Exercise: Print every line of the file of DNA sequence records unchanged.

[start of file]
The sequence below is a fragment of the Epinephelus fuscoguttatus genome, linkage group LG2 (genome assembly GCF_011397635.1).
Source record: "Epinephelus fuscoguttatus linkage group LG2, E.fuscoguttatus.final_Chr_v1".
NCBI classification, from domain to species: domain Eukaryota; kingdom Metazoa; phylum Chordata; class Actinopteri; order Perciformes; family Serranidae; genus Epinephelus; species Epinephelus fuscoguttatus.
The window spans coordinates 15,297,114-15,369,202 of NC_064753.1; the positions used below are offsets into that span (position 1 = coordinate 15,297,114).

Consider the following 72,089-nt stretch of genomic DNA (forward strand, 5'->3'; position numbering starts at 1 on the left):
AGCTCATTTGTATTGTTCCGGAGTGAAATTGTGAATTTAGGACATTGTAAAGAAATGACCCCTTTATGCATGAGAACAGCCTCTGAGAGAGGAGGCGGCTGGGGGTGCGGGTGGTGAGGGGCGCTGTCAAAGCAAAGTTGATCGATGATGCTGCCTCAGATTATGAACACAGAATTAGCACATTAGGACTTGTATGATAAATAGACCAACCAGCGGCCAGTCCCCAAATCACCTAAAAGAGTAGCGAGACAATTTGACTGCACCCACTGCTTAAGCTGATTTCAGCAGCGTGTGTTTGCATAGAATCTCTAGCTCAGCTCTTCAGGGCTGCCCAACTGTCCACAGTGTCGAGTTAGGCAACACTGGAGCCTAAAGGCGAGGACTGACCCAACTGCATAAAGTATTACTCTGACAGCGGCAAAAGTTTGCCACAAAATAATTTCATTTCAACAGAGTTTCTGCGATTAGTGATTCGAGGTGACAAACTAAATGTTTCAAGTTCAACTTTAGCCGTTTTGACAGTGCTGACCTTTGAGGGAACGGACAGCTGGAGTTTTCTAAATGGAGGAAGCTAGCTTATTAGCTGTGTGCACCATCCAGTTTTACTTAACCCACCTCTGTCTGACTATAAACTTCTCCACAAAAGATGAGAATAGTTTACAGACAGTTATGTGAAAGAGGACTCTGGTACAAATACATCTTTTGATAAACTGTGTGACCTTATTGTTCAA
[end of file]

The sequence below is a fragment of the Epinephelus fuscoguttatus genome, linkage group LG2 (genome assembly GCF_011397635.1).
Source record: "Epinephelus fuscoguttatus linkage group LG2, E.fuscoguttatus.final_Chr_v1".
NCBI classification, from domain to species: domain Eukaryota; kingdom Metazoa; phylum Chordata; class Actinopteri; order Perciformes; family Serranidae; genus Epinephelus; species Epinephelus fuscoguttatus.
The window spans coordinates 15,297,114-15,369,202 of NC_064753.1; the positions used below are offsets into that span (position 1 = coordinate 15,297,114).

Consider the following 72,089-nt stretch of genomic DNA (forward strand, 5'->3'; position numbering starts at 1 on the left):
AGCTCATTTGTATTGTTCCGGAGTGAAATTGTGAATTTAGGACATTGTAAAGAAATGACCCCTTTATGCATGAGAACAGCCTCTGAGAGAGGAGGCGGCTGGGGGTGCGGGTGGTGAGGGGCGCTGTCAAAGCAAAGTTGATCGATGATGCTGCCTCAGATTATGAACACAGAATTAGCACATTAGGACTTGTATGATAAATAGACCAACCAGCGGCCAGTCCCCAAATCACCTAAAAGAGTAGCGAGACAATTTGACTGCACCCACTGCTTAAGCTGATTTCAGCAGCGTGTGTTTGCATAGAATCTCTAGCTCAGCTCTTCAGGGCTGCCCAACTGTCCACAGTGTCGAGTTAGGCAACACTGGAGCCTAAAGGCGAGGACTGACCCAACTGCATAAAGTATTACTCTGACAGCGGCAAAAGTTTGCCACAAAATAATTTCATTTCAACAGAGTTTCTGCGATTAGTGATTCGAGGTGACAAACTAAATGTTTCAAGTTCAACTTTAGCCGTTTTGACAGTGCTGACCTTTGAGGGAACGGACAGCTGGAGTTTTCTAAATGGAGGAAGCTAGCTTATTAGCTGTGTGCACCATCCAGTTTTACTTAACCCACCTCTGTCTGACTATAAACTTCTCCACAAAAGATGAGAATAGTTTACAGACAGTTATGTGAAAGAGGACTCTGGTACAAATACATCTTTTGATAAACTGTGTGACCTTATTGTTCAA